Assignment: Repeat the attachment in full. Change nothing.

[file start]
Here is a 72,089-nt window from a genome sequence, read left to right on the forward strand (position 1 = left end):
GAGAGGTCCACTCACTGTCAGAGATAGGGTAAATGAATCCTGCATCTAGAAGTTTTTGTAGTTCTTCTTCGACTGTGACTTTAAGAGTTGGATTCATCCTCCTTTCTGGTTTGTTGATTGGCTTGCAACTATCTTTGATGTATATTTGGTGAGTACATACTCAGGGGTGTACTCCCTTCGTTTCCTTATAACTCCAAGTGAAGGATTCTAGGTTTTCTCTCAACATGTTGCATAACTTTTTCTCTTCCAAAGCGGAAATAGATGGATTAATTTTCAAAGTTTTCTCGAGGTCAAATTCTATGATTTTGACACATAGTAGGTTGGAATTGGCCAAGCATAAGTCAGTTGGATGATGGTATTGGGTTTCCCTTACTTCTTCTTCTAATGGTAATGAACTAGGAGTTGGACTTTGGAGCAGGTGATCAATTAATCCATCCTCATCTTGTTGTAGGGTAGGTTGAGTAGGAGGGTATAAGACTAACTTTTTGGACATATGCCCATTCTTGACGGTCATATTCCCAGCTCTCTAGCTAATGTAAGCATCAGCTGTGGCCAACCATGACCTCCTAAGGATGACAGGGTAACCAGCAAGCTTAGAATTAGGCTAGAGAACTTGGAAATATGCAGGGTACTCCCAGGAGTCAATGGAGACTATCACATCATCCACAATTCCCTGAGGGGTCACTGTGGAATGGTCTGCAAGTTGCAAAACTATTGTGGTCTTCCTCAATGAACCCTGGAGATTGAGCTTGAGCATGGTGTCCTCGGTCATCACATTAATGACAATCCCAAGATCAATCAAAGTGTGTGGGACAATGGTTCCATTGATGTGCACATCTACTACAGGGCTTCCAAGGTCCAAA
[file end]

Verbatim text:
Here is a 72,089-nt window from a genome sequence, read left to right on the forward strand (position 1 = left end):
GAGAGGTCCACTCACTGTCAGAGATAGGGTAAATGAATCCTGCATCTAGAAGTTTTTGTAGTTCTTCTTCGACTGTGACTTTAAGAGTTGGATTCATCCTCCTTTCTGGTTTGTTGATTGGCTTGCAACTATCTTTGATGTATATTTGGTGAGTACATACTCAGGGGTGTACTCCCTTCGTTTCCTTATAACTCCAAGTGAAGGATTCTAGGTTTTCTCTCAACATGTTGCATAACTTTTTCTCTTCCAAAGCGGAAATAGATGGATTAATTTTCAAAGTTTTCTCGAGGTCAAATTCTATGATTTTGACACATAGTAGGTTGGAATTGGCCAAGCATAAGTCAGTTGGATGATGGTATTGGGTTTCCCTTACTTCTTCTTCTAATGGTAATGAACTAGGAGTTGGACTTTGGAGCAGGTGATCAATTAATCCATCCTCATCTTGTTGTAGGGTAGGTTGAGTAGGAGGGTATAAGACTAACTTTTTGGACATATGCCCATTCTTGACGGTCATATTCCCAGCTCTCTAGCTAATGTAAGCATCAGCTGTGGCCAACCATGACCTCCTAAGGATGACAGGGTAACCAGCAAGCTTAGAATTAGGCTAGAGAACTTGGAAATATGCAGGGTACTCCCAGGAGTCAATGGAGACTATCACATCATCCACAATTCCCTGAGGGGTCACTGTGGAATGGTCTGCAAGTTGCAAAACTATTGTGGTCTTCCTCAATGAACCCTGGAGATTGAGCTTGAGCATGGTGTCCTCGGTCATCACATTAATGACAATCCCAAGATCAATCAAAGTGTGTGGGACAATGGTTCCATTGATGTGCACATCTACTACAGGGCTTCCAAGGTCCAAA